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Related to William Laud: Long Parliament, Pride's Purge, John Pym, John Cotton
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Another 1641 pamphlet, authored by John Milton, was highly critical of William Laud and presented a dream of Laud's where the ghost of Cardinal Wolsey visited him.
Also on This Day: 1645: The Archbishop ofCanterbury, William Laud was beheaded on Tower Hill for treason; 1863: The London Underground was opened by Prime Minister Gladstone; 1868: The last deported convicts arrived in Australia; 1985: Sir Clive Sinclair launched his unsuccessful C5 electric car.
Poor William Laud, the archbishop everyone loves to hate, is found guilty of making "an almighty fuss" over the reconsecration of St.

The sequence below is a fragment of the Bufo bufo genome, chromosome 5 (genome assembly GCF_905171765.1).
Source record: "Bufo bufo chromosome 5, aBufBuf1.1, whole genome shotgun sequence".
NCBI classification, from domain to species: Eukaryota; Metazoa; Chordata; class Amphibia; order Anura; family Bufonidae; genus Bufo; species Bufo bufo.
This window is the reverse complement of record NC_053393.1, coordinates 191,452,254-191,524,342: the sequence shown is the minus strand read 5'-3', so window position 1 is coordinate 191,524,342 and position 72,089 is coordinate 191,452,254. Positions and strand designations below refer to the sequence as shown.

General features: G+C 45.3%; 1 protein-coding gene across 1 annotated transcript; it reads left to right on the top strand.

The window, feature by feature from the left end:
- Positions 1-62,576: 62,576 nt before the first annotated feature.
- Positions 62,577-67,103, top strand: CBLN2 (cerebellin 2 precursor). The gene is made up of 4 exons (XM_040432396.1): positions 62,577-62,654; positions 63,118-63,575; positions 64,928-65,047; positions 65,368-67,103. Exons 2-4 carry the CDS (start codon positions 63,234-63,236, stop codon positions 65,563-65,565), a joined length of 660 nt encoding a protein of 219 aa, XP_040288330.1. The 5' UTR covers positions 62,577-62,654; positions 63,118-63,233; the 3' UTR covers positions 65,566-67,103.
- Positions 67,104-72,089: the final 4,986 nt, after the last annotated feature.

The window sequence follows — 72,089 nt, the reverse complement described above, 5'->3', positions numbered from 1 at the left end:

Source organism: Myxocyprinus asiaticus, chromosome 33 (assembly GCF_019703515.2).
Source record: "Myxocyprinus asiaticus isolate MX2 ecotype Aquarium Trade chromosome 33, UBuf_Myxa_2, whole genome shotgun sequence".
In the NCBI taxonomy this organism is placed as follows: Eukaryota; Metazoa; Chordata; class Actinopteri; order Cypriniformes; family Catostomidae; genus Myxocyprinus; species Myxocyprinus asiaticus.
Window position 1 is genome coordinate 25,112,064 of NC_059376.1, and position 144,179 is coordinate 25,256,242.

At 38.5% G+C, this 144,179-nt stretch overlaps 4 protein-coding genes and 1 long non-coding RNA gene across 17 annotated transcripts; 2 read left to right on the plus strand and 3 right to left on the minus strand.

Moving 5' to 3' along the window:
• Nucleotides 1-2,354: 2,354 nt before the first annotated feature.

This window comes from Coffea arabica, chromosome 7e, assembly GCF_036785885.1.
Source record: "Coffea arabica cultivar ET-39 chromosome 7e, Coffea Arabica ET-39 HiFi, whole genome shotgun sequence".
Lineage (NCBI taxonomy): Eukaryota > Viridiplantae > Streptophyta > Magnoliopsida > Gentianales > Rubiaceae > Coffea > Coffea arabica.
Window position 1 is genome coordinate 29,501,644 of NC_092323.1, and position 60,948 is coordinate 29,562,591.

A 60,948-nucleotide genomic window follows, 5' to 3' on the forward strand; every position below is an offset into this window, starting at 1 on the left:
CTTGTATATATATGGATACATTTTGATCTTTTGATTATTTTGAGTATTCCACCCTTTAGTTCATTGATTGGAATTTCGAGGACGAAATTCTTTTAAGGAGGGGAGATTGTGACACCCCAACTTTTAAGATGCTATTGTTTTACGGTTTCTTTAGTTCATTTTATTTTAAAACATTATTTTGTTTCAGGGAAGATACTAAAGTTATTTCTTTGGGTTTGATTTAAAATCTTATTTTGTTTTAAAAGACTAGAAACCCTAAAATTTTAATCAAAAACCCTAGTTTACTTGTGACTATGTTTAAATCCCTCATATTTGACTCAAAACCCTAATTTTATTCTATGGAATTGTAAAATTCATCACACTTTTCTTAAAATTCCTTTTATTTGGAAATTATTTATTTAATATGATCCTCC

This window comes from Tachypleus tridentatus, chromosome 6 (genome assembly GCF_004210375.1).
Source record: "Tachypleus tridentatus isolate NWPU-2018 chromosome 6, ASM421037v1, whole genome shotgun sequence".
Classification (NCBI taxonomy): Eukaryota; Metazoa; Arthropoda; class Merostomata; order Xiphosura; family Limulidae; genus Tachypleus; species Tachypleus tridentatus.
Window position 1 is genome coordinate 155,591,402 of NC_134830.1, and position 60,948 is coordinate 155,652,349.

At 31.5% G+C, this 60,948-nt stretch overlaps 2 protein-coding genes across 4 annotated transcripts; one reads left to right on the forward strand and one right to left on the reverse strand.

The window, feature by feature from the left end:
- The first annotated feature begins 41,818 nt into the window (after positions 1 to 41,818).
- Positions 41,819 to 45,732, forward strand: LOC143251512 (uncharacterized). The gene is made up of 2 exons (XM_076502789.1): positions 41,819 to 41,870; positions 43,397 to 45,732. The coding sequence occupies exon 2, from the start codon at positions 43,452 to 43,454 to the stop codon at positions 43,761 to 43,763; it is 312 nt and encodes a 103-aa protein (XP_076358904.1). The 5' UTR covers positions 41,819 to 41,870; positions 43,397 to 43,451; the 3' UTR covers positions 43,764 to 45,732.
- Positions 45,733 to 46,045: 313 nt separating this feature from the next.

Similarly, on page 57, Harley suggests in the text that the anthem This Is the Record of John was composed for William Laud, "apparently" during his term as President of St.
has some good and important things to say on behalf of the usual reactionary suspects--Charles I and William Laud.
Palladio provided practical information on building all'antica, but it was the intellectual framework provided by the Neoplatonic writings of Pico della Mirandola, Agrippa and Giordano Bruno, which had a profound influence during the sixteenth century in England on the polymath John Dee, Henry Wotton (author of The Elements of Architecture) and William Laud (as Bishop of St Paul's in London).
1645: Anti-Puritan Archbishop of Canterbury William Laud was beheaded on Tower Hill for treason: the post was left unfilled until the Restoration in 1660.
1645: Archbishop of Canterbury William Laud was beheaded on Tower Hill for treason 1840: Sir Rowland Hill introduced the Penny Post - 112,000 letters were posted in London on the first day.
of York) describes the works and styles of art that precipitated from the High Church movement that reached its apex under the benevolent hand of William Laud, Archbishop of Canterbury after 1633.